Gigantic jets of lightning, 100 times stronger than normal bolts, are surging into space
- No specialized instruments study gigantic jets.
- A citizen managed to capture the event on his low-light camera.
- We now have the first 3D map of a 'gigantic jet' of lightning.
Researchers at the Georgia Tech Research Institute (GTRI) have analyzed additional data to unearth more information about the 'gigantic jet' lightning bursts that were sent towards space over Oklahoma in 2018, Phys.org has reported.
Gigantic jets can occur anywhere from 1,000 to 50,000 times every year and have often been reported in the world's tropical regions. The Oklahoma event stands out because it wasn't a part of a tropical storm. From preliminary information available about the event, the discharge is the most powerful jet recorded so far, with an estimated 300 coulombs of electrical charge that was sent toward the ionosphere, the lower edge of space. A typical lightning bolt carries less than five coulombs of charge that is either discharged to the ground or two other clouds.
The discharge also consisted of streamers of plasma at 400 degrees Fahrenheit (204 degrees Celsius). Researchers consider them relatively cool since the discharge also contains very hot structures called leaders whose temperatures exceed 8,000 degrees Fahrenheit (4,426 degrees Celsius).
How do scientists study such discharges?
Gigantic jets have been observed and studied for over two decades. However, there is no specific observing system designed to look for them. The Oklahoma event of 2018 was captured by a citizen-scientist who was operating a low-light camera in the area.
Levi Boggs, a research scientist at the GTRI, learned from a colleague that the event had been captured. This provided the researcher with additional information about the location, which was luckily found to be near a Very High Frequency (VHF) lightning mapping system as well as within the range of two Next Generation Weather Radar (NEXRAD).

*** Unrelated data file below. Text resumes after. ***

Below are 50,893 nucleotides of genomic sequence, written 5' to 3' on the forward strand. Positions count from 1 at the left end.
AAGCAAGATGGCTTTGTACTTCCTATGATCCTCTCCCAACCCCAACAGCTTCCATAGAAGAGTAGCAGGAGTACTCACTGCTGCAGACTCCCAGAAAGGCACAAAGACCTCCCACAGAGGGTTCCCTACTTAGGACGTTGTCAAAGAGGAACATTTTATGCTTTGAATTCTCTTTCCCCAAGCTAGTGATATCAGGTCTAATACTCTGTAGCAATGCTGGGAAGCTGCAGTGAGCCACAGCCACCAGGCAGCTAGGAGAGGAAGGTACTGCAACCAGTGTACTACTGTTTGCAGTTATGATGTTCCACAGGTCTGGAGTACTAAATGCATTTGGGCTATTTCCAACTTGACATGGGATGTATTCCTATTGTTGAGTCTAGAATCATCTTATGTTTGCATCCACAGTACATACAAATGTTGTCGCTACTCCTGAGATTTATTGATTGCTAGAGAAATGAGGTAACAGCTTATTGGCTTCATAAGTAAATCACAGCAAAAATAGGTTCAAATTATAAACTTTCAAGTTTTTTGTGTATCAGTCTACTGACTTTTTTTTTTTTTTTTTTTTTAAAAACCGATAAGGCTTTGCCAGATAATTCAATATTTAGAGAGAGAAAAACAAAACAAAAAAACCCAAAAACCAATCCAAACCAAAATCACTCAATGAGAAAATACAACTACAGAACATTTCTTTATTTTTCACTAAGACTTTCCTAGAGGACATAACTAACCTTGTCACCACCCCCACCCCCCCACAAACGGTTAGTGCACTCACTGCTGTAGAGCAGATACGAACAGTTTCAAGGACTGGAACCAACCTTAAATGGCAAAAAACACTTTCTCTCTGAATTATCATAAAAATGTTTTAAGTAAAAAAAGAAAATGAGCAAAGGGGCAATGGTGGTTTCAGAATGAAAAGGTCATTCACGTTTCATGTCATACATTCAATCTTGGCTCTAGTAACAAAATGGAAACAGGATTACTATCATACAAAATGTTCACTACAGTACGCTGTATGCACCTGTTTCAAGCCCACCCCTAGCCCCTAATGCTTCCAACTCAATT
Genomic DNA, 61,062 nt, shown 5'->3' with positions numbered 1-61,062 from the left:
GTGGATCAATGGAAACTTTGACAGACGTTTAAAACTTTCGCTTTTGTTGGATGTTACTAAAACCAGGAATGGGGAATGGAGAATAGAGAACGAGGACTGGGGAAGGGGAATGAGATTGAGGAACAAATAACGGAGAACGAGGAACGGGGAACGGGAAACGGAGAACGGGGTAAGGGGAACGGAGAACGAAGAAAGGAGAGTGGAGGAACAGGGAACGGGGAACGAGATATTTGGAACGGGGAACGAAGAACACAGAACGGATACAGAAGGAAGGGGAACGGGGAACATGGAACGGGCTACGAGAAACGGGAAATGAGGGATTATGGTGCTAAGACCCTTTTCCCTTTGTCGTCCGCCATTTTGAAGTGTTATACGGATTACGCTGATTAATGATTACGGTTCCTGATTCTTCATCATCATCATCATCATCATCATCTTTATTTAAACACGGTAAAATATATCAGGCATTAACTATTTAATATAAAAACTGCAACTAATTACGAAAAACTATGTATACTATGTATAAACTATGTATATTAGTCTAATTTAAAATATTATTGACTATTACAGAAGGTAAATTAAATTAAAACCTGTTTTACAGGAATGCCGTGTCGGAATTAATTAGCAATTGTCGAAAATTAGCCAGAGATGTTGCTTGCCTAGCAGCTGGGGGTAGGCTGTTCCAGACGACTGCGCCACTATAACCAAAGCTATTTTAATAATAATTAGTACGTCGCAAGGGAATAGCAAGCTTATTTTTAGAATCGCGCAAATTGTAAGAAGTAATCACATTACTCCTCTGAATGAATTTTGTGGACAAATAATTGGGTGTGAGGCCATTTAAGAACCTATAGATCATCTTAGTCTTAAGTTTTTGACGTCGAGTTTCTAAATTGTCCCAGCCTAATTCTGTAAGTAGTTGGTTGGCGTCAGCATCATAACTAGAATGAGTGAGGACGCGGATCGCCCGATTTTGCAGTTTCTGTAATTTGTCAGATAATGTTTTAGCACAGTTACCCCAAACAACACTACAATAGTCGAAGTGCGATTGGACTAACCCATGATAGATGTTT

After finding that the information was also accessible to instruments on satellites from the National Oceanic and Atmospheric Administration (NOAA), Boggs set up a multi-organization research team to find out more about the historic lightning bursts.
What did the research team find?
The data showed that the discharge ascended from the cloud top at altitudes of 13-18 miles (22-45 km), while optical emissions occurred at altitudes of 9-12 miles (15-20 km).
"We were able to map this gigantic jet in three dimensions with really high-quality data," said Boggs. "We were able to see very high frequency (VHF) sources above the cloud top, which had not been seen before with this level of detail. Using satellite and radar data, we were able to learn where the very hot leader portion of the discharge was located above the cloud."
Steve Cummer, a professor of electrical and computer engineering at Duke University, operates a research site where sensors deployed in an array in an open site pick up signals from locally occurring storms.
"The VHF and optical signals definitively confirmed what researchers had suspected but not yet proven: that the VHF radio from lightning is emitted by small structures called streamers that are at the very tip of the developing lightning, while the strongest electric current flows significantly behind this tip in an electrically conducting channel called a leader," said Cummer.
However, there are still a lot of unanswered questions regarding these jets, especially about why the jets shoot charge into space and not toward the ground. These events can also impact satellites in low-earth orbit as well as over-the-horizon radars.
More details about the event can be found in the journal Science Advances.
Occasionally, lightning will exit the top of a thunderstorm and connect to the lower edge of space, forming a gigantic jet. Here, we report on observations of a negative gigantic jet that transferred an extraordinary amount of charge between the troposphere and ionosphere (∼300 C). It occurred in unusual circumstances, emerging from an area of weak convection. As the discharge ascended from the cloud top, tens of very high frequency (VHF) radio sources were detected from 22 to 45 km altitude, while simultaneous optical emissions (777.4 nm OI emitted from lightning leaders) remained near cloud top (15 to 20 km altitude). This implies that the high-altitude VHF sources were produced by streamers and the streamer discharge activity can extend all the way from near cloud top to the ionosphere. The simultaneous three-dimensional radio and optical data indicate that VHF lightning networks detect emissions from streamer corona rather than the leader channel, which has broad implications to lightning physics beyond that of gigantic jets.
A new understanding could finally "guide the way towards higher-performing [solid-state] batteries of the future."